In addition to the current Sift score, we will be providing customers with percentile scores for multiple historic time intervals. With this enhancement, we will not be changing the current meaning of Sift score, but will augment the score with percentile data that helps workflow decisions, transactional traffic routing, prioritizing manual reviews, and metrics monitoring. Essentially, customers will be receiving scores as they are today, along with an additional data point in the form of percentile that will provide some interpretability to the score.
Percentile score indicates the proportion of scores that fall below a particular value in a given set of data over a certain time interval. If a risk score has a percentile value of 95, for example, it means that 95% of the scores in the data set are lower than the given score, and using this threshold would result in a 5% block rate. A Sift Percentile Score is a number between 0 and 99.99 that indicates the riskiness of an action (what Sift refers to as an "event") among all the actions collected over a specific time period. The higher the percentile score, the more likely the event is high risk. Sift offers percentiles over multiple time ranges: 1 day, 5 days, 7 days, and 10 days.
Customers can evaluate percentile Scores in workflows, and ingest percentile scores via API.
At the application stage, customers can select an appropriate percentile threshold as each business employs distinct standards to determine the optimal block/review/accept rates using automation. Customers can use the percentile score criteria to route/decision traffic at constant rates to operate at a more predictable revenue model.
How to Set a Percentile Score in Workflow
Although Percentile Scoring can be useful in achieving stable friction rates, we would like to draw your attention to some potential risks associated with its usage.
Suppose you establish a workflow that triggers for orders or transactions exceeding the 95th percentile score, and let's say that at that time, the 95th percentile corresponds to a score of 80. This situation could have two implications:
1. You could be allowing more approvals or higher risky events in your ecosystem.
This situation is likely in case of a fraud attack. Suppose a fraud attack occurs, and the Sift Score equivalent of the 95th percentile score changes from 80 to 82. In such a scenario, orders or transactions with a score of 81 and 82, which are potentially suspicious, would be approved. This could lead to an increase in fraudulent transactions, resulting in a higher fraud rate, while still maintaining a stable block rate.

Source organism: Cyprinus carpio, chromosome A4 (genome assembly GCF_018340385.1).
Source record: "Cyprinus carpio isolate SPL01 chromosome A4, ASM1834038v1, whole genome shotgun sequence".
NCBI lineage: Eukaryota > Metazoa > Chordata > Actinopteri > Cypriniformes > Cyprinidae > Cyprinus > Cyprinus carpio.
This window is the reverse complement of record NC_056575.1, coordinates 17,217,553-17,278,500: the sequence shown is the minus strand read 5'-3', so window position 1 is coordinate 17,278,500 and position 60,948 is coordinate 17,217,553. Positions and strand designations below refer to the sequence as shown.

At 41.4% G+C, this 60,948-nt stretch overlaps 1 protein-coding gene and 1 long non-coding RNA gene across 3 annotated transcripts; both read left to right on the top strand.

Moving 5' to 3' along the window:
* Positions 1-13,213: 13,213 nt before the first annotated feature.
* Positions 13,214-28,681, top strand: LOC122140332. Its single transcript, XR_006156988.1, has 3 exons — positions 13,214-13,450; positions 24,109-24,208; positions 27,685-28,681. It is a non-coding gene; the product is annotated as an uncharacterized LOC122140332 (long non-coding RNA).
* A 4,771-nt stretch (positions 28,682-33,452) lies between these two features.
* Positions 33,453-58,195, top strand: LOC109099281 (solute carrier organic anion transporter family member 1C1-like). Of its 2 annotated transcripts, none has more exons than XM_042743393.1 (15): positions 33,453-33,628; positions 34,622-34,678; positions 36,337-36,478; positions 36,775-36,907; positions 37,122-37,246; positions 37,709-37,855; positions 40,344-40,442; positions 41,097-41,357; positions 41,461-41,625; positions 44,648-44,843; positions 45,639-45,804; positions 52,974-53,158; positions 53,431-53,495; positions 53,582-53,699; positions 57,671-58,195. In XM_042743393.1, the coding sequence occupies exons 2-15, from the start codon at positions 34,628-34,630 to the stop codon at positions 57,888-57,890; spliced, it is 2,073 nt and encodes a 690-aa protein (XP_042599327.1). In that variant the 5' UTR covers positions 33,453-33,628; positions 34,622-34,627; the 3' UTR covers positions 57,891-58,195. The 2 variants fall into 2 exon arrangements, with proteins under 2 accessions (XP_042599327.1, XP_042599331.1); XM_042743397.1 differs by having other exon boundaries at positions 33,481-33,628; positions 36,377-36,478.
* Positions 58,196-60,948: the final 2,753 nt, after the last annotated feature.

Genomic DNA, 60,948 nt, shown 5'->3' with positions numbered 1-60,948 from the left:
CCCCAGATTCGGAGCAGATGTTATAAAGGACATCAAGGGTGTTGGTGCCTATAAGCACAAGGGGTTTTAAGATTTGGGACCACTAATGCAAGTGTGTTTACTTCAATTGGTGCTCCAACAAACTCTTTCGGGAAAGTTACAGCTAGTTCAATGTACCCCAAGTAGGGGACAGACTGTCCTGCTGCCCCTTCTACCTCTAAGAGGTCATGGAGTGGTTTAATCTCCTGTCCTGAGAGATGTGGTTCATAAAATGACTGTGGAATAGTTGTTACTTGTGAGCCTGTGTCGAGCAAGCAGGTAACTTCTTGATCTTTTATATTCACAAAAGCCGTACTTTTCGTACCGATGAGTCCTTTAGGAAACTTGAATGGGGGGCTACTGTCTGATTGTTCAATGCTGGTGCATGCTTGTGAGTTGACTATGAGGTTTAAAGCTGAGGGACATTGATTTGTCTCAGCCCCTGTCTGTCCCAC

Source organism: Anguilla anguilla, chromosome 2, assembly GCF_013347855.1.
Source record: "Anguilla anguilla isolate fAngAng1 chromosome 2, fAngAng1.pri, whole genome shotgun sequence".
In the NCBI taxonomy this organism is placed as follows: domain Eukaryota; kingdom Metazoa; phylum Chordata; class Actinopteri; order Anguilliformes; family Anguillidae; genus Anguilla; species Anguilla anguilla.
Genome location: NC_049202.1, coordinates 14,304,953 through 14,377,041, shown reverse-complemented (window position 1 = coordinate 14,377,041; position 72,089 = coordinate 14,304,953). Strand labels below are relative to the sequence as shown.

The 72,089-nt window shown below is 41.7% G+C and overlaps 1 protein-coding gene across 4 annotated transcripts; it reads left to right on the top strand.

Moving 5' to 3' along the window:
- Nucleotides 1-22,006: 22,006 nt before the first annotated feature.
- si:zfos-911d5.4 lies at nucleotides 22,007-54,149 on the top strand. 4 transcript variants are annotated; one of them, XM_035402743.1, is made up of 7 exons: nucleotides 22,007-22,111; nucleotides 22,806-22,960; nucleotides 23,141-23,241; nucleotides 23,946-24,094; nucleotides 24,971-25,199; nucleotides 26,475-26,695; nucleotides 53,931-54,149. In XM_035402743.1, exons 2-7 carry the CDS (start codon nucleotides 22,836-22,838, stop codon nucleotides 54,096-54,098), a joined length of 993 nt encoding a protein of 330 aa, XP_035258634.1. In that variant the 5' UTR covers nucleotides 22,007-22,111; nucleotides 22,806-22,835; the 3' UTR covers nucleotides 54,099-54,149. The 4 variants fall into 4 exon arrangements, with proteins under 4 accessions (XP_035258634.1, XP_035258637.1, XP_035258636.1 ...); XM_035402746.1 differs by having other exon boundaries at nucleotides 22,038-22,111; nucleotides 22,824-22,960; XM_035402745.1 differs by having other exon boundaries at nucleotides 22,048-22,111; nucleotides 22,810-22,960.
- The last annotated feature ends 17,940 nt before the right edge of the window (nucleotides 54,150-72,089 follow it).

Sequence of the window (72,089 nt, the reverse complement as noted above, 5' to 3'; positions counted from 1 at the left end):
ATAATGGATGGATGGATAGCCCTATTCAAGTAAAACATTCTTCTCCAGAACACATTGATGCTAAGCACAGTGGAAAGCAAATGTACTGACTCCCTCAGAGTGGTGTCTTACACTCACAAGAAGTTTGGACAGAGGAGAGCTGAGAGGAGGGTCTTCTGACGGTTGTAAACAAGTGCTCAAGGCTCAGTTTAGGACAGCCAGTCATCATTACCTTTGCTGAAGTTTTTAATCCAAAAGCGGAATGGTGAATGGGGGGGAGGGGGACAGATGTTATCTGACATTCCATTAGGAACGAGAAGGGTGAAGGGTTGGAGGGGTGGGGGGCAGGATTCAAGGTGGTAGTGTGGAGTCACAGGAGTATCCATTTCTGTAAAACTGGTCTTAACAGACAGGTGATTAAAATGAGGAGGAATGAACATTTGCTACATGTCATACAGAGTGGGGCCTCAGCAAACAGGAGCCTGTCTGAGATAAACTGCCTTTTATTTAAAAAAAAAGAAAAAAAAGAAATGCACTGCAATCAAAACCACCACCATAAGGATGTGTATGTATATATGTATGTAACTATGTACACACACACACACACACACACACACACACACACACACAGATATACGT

Conversely, setting a score threshold of 80 in your workflow could potentially increase your block rate. However, in the event of an attack situation, this could aid in maintaining a low fraud rate. During such circumstances, it is advisable for the fraud team to prioritize the organization's needs by utilizing a block rate monitoring mechanism that identifies certain spikes. Teams that focus on loss prevention budget may express more concern regarding the losses if a percentile-based threshold is applied. Meanwhile, teams focusing on customer retention or minimizing insult rate can leverage percentile-based mechanisms to enhance accept rates while accommodating a certain level of fraud losses.
2. You could be allowing higher friction or lower risky events in your ecosystem.
This situation is likely when there is less fraud in the ecosystem. As an illustration, suppose that your 95th percentile score drops from 80 to 78. Consequently, there is a possibility that more transactions with scores of 79 and 80 might be rejected, resulting in an increased block rate. Teams prioritizing customer retention and minimizing insult rate may find this method challenging to implement, while it is better suited for teams focusing on mitigating losses.
On the contrary, setting a score threshold of 80 in your workflow could potentially decrease your block rate as transactions with a score of 79 and 80 would be approved. This approach has the potential to increase revenue and simultaneously lower their fraud rate. Such a mechanism is particularly useful for teams focused on improving customer retention and reducing insult rate.
In summary, to balance friction rates and approval rates for the above two use cases, we recommend that customers utilize both - percentile score and raw score in their workflows to prevent fraud attacks. We recommend that customers use a baseline high risk score as a threshold for a lower route in the hierarchy as a fallback to capture any fraud attacks. This route can be placed at the bottom, so that it can act as a safetynet for attacks bypassed by the percentile threshold.
We would be delighted to collaborate with you, and understand your specific use case in order to determine the most suitable approach.